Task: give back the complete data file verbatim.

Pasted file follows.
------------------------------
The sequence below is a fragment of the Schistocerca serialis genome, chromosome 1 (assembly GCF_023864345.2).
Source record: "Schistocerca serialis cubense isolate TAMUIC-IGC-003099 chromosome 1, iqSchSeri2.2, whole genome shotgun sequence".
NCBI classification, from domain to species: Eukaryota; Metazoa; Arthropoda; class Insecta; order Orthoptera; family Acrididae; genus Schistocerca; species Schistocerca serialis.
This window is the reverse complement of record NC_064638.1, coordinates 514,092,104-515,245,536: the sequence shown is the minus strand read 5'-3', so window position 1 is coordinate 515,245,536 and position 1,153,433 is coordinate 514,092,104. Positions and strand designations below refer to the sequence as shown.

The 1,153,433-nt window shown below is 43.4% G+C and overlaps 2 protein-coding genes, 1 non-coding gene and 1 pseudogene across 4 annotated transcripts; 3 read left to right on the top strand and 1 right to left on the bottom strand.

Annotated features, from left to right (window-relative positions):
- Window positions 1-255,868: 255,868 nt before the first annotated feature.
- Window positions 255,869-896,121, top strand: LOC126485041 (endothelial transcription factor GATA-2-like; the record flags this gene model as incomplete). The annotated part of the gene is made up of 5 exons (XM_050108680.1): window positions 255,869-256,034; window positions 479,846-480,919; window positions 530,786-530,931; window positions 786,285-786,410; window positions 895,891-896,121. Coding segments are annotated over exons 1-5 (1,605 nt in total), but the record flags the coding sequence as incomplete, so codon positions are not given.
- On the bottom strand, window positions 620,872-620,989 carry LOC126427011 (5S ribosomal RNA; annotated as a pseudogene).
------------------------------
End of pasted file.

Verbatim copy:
The sequence below is a fragment of the Schistocerca serialis genome, chromosome 1 (assembly GCF_023864345.2).
Source record: "Schistocerca serialis cubense isolate TAMUIC-IGC-003099 chromosome 1, iqSchSeri2.2, whole genome shotgun sequence".
NCBI classification, from domain to species: Eukaryota; Metazoa; Arthropoda; class Insecta; order Orthoptera; family Acrididae; genus Schistocerca; species Schistocerca serialis.
This window is the reverse complement of record NC_064638.1, coordinates 514,092,104-515,245,536: the sequence shown is the minus strand read 5'-3', so window position 1 is coordinate 515,245,536 and position 1,153,433 is coordinate 514,092,104. Positions and strand designations below refer to the sequence as shown.

The 1,153,433-nt window shown below is 43.4% G+C and overlaps 2 protein-coding genes, 1 non-coding gene and 1 pseudogene across 4 annotated transcripts; 3 read left to right on the top strand and 1 right to left on the bottom strand.

Annotated features, from left to right (window-relative positions):
- Window positions 1-255,868: 255,868 nt before the first annotated feature.
- Window positions 255,869-896,121, top strand: LOC126485041 (endothelial transcription factor GATA-2-like; the record flags this gene model as incomplete). The annotated part of the gene is made up of 5 exons (XM_050108680.1): window positions 255,869-256,034; window positions 479,846-480,919; window positions 530,786-530,931; window positions 786,285-786,410; window positions 895,891-896,121. Coding segments are annotated over exons 1-5 (1,605 nt in total), but the record flags the coding sequence as incomplete, so codon positions are not given.
- On the bottom strand, window positions 620,872-620,989 carry LOC126427011 (5S ribosomal RNA; annotated as a pseudogene).